18 2-6 Duke Energy Data Modeling and Analytics Final Report Use Case Category (with select use case examples) Revenue Protection Implement revenue protection alerts using anomaly/outlier analysis Develop billing and rate analysis to estimate, track, and recover lost revenues due to theft Predict delinquencies using billing data and socioeconomic information Demand Response (DR) Develop demand response impact evaluation metrics Identify potential DR participants Predict system load curtailment from DR programs using real time meter data Participant Responses Value Opportunities Accepted theft rates for North American utilities is 2-4% of annual revenues. Advanced algorithms that detect anomalies can identify where this may occur, allowing for quicker resolution. Energy theft is the third largest form of theft, behind credit card and autos, at around $6 billion a year; other estimates cited are $5/meter/year. There are some reality checks associated with identifying theft that will temper the results: You may never get all the money stolen back, since there was no formal way of estimating the theft in the past You also may not have protected any future revenues from those caught stealing, as they probably reduce their overall use (one way or the other ) Revenue protection can also come from prediction and proactive resolution of impending customer delinquencies. Revenue protection also should emphasize protecting base revenues from future competitive and disruptive influences (like what is happening with SDG&E and RWE concerning renewables). These influences include: Retail competitors Distributed Generation/Renewables Customer Flight due to cost or reliability issues Unwanted reduction of use by customers fuel switching or implementing energy efficiency projects Remote disconnect switches will allow for faster responses to event alerts. This has shown significant reductions in slow/non-pay customers, increasing cash flow. Social media could result in increased customer response in DR programs, resulting in a 3-4% increase in peak reduction. Analytics can help optimally forecast and dispatch DR, maximizing the ROI of the system. Identify potential DR participants Growing a DR program with targeted participants can mean the difference between a successful program and a complete failure. Actual value will depend upon the program delivered. Analysis of interval data can help determine peak period usage by customer, allowing Duke to prioritize where it would be able to reduce load most effectively. This would also help identify new DR participants. The ability to accurately document savings from DR programs will allow for more value to be recovered in ISO DR offerings. Real future value of DR will come from decentralized, localized, and optimized activities. Analytics will help achieve this. Development of metrics does not inherently provide direct value, but can attempt to measure the value realized. Section 2
19 Data Modeling and Analytics Final Report Duke Energy 2-7 Use Case Category (with select use case examples) Asset Management Analysis Implement condition-based asset management for distribution devices Identify and replace overloaded transformers Identify and monitor abnormal device activity or loading Load Forecasting Predict customer energy usage using local weather station information Develop load forecasts at the meter, transformer, phase, circuit, and substation level Develop optimization strategies to maximize operational value of distribution assets Participant Responses Value Opportunities Value will come from using analytics to operate conditioned and predictive based maintenance programs. Reduction of catastrophic asset failures and loss of energy sales from effective asset management. Reducing costs of maintaining assets. Analytics can lead to better management of assets to increase reliability and reduce outages. More precise operation of assets can extend their lives and allow for capital expenditure deferral. More granular information will help make forecasts more accurate, and will allow for the use of different forecast horizons. Robust forecast models can improve accuracies, leading to more cost effective decisions. Accurate load modeling/forecasting short and long term allows for better resource planning. New models can be applied to the big data to help forecasting accuracy. Examples of these models include nonlinear regression, neural networks, and random forecast models. Forecasts can be key inputs into DMS and DR systems. These systems continue to evolve; benefits will depend on the capabilities of these systems to translate forecasts into actionable and automated strategies in response to changing conditions. There is value from using forecasts to predict equipment overloading or system congestion issues. Load forecasting benefits are often interrelated with other use cases, such as asset management, energy efficiency, demand response, customer analytics. These forecasts are key inputs to distribution automation and distribution management systems as well as demand response management systems. These systems are evolving and the benefits will depend on the capabilities of these systems to translate forecasts into actionable and automated strategies in response to evolving conditions. USE CASES OVERVIEW AND VALUE ESTIMATION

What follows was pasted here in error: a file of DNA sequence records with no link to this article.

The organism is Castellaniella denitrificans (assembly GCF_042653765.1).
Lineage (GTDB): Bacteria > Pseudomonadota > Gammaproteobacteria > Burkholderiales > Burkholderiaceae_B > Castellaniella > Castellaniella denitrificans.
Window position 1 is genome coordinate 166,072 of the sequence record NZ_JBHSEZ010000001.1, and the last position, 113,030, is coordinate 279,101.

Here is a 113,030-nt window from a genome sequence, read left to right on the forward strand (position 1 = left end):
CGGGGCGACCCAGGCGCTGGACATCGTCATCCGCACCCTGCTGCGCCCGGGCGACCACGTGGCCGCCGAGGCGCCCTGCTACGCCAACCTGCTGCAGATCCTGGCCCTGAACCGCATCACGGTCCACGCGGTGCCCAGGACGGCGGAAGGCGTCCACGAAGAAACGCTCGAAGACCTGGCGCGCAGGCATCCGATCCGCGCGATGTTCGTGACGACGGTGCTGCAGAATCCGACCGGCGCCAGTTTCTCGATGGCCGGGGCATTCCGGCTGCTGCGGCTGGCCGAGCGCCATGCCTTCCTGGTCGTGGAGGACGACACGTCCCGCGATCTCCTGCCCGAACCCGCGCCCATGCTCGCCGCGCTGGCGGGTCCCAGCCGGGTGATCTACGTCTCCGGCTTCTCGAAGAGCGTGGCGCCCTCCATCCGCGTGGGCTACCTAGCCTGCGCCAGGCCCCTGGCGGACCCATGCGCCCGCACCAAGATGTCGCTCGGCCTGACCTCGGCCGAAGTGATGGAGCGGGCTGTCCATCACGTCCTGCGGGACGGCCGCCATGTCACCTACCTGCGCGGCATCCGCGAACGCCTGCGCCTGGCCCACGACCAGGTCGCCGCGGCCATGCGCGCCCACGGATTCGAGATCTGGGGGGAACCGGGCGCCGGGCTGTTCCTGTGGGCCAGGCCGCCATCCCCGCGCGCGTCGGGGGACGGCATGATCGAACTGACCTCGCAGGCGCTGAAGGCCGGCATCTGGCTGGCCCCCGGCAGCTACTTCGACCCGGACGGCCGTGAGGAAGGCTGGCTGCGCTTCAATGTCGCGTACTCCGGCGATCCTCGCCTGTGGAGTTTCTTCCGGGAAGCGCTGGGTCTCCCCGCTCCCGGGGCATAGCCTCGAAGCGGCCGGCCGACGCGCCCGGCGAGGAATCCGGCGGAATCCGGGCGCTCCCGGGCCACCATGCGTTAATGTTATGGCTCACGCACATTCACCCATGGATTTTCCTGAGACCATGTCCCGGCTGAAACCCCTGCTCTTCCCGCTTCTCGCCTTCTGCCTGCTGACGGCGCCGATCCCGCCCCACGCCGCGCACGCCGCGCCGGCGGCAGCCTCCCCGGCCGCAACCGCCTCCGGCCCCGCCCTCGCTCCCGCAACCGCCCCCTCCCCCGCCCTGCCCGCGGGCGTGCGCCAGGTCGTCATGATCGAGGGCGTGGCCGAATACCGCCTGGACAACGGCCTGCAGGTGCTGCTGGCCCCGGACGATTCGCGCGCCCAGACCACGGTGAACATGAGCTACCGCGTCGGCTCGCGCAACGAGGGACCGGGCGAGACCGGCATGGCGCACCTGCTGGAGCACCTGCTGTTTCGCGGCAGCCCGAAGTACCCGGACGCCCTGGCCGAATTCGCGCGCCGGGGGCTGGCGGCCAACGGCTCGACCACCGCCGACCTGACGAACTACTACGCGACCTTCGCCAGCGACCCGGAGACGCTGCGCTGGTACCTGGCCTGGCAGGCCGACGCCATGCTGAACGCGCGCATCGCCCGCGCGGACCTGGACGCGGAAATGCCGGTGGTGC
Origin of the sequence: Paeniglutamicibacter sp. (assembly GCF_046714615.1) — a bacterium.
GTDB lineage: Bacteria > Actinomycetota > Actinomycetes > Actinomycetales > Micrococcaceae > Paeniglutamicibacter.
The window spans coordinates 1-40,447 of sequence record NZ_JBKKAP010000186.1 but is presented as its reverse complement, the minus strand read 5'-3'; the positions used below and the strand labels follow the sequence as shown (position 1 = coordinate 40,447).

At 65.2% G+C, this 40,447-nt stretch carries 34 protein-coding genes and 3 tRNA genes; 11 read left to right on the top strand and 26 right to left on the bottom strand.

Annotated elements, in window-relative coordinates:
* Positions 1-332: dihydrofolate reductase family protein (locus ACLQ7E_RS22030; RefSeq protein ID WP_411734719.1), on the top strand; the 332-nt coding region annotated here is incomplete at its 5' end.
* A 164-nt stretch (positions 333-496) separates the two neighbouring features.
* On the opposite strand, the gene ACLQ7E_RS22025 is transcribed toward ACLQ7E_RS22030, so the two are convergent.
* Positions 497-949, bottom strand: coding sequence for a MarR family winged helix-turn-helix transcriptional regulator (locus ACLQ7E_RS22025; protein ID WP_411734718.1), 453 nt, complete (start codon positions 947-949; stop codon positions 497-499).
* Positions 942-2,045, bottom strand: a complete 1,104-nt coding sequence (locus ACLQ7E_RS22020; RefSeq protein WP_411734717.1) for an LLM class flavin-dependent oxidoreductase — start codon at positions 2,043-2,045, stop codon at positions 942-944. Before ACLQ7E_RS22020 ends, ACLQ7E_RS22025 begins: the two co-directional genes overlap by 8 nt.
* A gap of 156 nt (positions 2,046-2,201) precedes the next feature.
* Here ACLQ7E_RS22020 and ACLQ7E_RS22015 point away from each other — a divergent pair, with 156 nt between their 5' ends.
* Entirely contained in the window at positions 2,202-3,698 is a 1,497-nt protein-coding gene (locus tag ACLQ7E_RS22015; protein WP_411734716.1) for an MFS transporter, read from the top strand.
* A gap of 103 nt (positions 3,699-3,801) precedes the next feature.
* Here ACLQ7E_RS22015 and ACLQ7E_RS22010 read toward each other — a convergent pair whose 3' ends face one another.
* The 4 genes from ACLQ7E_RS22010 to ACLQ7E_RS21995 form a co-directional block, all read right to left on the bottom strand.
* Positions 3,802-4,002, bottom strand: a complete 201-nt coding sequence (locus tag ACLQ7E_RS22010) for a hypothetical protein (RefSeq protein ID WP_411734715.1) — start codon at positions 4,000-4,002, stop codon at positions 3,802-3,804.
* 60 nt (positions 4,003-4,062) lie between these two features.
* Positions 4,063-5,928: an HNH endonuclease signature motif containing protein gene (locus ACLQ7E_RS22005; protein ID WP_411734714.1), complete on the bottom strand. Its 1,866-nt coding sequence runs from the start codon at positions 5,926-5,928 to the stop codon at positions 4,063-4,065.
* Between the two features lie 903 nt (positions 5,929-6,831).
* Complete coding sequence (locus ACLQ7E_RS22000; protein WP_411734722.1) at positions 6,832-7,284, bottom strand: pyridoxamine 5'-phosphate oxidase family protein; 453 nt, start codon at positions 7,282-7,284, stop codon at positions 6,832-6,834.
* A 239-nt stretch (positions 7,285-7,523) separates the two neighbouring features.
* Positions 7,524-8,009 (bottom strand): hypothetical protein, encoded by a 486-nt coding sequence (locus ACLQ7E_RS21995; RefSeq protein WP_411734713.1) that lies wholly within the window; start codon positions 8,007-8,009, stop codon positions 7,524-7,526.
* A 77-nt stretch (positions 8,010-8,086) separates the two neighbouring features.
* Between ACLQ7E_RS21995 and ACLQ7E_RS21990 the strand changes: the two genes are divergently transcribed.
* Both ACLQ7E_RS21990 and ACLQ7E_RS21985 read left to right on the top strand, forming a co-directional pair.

20 2-8 Duke Energy Data Modeling and Analytics Final Report Use Case Category (with select use case examples) Distributed Generation (DG) Forecast/estimate distribution grid impacts from customer DG operations Develop PV adoption and usage models Identify customers with DG who consistently produce more electricity than they consume Energy Efficiency (EE) Develop/implement an energy efficiency impact evaluation system Identify potential energy efficiency program participants using interval data and socioeconomic information Create new programs targeted at specific customer segments Communications Implement a smart grid communications monitoring and analysis system Implement mobile communications and fleet telematics system Participant Responses Value Opportunities DG has the potential of being a huge negative value if not managed. Therefore, the more knowledge Duke Energy has as to where these are located and how they are operated, the better. Duke also has to learn how to profit from them, since they are already here. Monitoring weather variables against various renewable generation (wind, solar) could help manage and/or predict grid impacts from DG assets. Developing various DG scenarios will help Duke Energy understand what the different operational impacts they will have on the grid. Advanced analytics may help identify where newly installed DG is located, and how it may be affecting the grid. Understanding how DG is being used, and its impacts on the grid will help Duke Energy refine its tariffs accordingly. Modeling and analyzing DG will help Duke understand its variability, and how much spinning reserves it may need to have ready. Identification of variability in operations: need for additional spinning reserves (assume 20% of photovoltaic (PV) capacity must be met by GT), then assume value is 2% of this number. Cost of developing grid distribution models to help identify and integrate intermittent PV. Customer Plug-in Electric Vehicle (PEV) usage analytics will help Duke understand how vehicle-to-grid (V2G) programs may affect the grid operations at the edge. 1.5% -2.5% of additional EE savings can come from the strategic use of social media. Using Signal Analysis to deconstruct interval data into specific end uses could be used for better energy recommendations to customers. Combining this with socioeconomic information may allow for better segmentation and target marketing. Analytics will help better run and segment customers for EE programs. The issue is how to calculate value for programs that essentially pay customers to use less energy. Analytics brings limited additional value to EE efforts if it is only used for impact evaluation activities. More effective management of communications infrastructure can occur from the use of complex event processing. Using analytics to optimize bandwidth and costs of using public communications networks (cellular). Effective use of analytics with network management systems could help resolve issues and outages more quickly, reducing costs. Analytics will help manage service level agreements, with better crew response times. Section 2